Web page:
As I mentioned earlier, it’s hard to believe this is a true story. Not that it isn’t realistic or believable in the facts, it’s just difficult to imagine this happening in any sort of modern world. The facts are the facts though, and it happened. Read more about it HERE, director Paul Greengrass (“United 93” and the last two “Bourne” movies) sticking pretty close to the truth.

The adaptation of the facts works so well because Greengrass films in an almost documentary style. We’re not given a bigger picture of what’s going on in the world, of so many behind the scenes issues. This is an American ship being hijacked, its captain being taken prisoner, and the rescue effort to get him back. There is a profundity in its simple, straightforward quality. However or whatever you remember from the 2009 incident, the movie itself is a gem.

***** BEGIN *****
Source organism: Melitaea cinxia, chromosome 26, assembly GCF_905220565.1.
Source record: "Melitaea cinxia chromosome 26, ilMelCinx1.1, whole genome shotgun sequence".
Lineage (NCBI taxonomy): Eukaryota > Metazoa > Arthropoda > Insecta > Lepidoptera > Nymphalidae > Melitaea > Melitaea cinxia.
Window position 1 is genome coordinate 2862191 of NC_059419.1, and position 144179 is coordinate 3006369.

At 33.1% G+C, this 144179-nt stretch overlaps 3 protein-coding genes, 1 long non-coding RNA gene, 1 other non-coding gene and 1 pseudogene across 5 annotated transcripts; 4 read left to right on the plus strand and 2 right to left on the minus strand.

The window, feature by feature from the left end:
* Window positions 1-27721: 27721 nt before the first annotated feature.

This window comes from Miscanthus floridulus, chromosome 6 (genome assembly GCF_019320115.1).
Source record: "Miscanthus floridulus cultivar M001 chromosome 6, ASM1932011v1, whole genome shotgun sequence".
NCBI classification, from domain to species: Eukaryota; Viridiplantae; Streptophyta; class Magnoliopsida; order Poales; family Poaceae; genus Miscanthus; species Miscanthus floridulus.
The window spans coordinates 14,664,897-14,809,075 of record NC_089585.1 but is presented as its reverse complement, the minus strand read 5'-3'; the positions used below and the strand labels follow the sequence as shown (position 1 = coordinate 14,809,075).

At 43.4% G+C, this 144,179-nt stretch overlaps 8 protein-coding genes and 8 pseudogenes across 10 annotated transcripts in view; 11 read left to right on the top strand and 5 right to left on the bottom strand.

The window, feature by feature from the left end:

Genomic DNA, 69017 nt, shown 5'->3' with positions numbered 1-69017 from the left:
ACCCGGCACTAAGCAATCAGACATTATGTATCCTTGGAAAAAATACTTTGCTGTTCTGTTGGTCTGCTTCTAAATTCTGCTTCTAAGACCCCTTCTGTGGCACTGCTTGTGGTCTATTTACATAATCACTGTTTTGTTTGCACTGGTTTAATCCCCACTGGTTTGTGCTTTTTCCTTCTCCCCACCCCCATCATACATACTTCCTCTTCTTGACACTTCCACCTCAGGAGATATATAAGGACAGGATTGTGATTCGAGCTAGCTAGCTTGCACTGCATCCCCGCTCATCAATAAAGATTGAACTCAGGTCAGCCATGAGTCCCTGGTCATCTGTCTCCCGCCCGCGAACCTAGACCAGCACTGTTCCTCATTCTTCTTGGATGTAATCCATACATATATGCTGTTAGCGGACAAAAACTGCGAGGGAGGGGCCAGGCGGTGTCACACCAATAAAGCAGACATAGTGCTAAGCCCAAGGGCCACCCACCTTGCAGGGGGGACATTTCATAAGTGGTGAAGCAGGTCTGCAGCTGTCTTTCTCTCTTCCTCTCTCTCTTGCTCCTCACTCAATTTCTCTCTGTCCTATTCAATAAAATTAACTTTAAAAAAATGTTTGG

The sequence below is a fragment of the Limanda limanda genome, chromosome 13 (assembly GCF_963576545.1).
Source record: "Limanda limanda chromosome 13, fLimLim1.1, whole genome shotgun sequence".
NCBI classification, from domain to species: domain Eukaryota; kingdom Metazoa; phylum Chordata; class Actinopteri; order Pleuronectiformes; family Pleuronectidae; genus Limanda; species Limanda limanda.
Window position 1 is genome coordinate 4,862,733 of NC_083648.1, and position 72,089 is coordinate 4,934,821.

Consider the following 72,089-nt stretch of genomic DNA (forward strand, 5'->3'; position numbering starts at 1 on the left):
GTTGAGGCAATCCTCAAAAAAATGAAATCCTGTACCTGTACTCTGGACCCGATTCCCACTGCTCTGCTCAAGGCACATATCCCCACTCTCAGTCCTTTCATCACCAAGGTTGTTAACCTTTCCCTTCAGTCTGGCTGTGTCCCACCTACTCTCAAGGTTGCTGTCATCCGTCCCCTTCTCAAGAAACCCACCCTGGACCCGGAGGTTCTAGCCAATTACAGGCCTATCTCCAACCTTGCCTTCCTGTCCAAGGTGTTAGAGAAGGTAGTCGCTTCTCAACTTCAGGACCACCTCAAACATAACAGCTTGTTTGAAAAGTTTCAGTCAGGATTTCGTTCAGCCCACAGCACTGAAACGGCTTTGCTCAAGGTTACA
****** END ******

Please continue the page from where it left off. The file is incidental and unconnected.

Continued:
Where else to start? Ads and critics alike are pushing Tom Hanks’ performance as his best in years, and it’s hard to disagree. What I came away most impressed with is how easy Hanks makes it look. Playing Capt. Phillips, he is calm, intelligent and always trying to think several steps ahead of him and his captors. Death stares him in the face, and still, he is able to keep eerily calm. He’s trying to save the lives of his men, his own life, at all costs.

What sets Hanks’ performance a step above is the final half hour as the hostage situation comes to its terrifyingly real conclusion. Now, Phillips begins to see that maybe no matter how calm he stays, this could still end with his death. We see some horrifyingly real moments from Hanks, desperation taking over, wonder at what’s happening, and that pure terror that takes over with his own death possibly hanging over him. I don’t know who will get nominated for Best Actor at the Oscars, but Hanks certainly deserves to be in the discussion.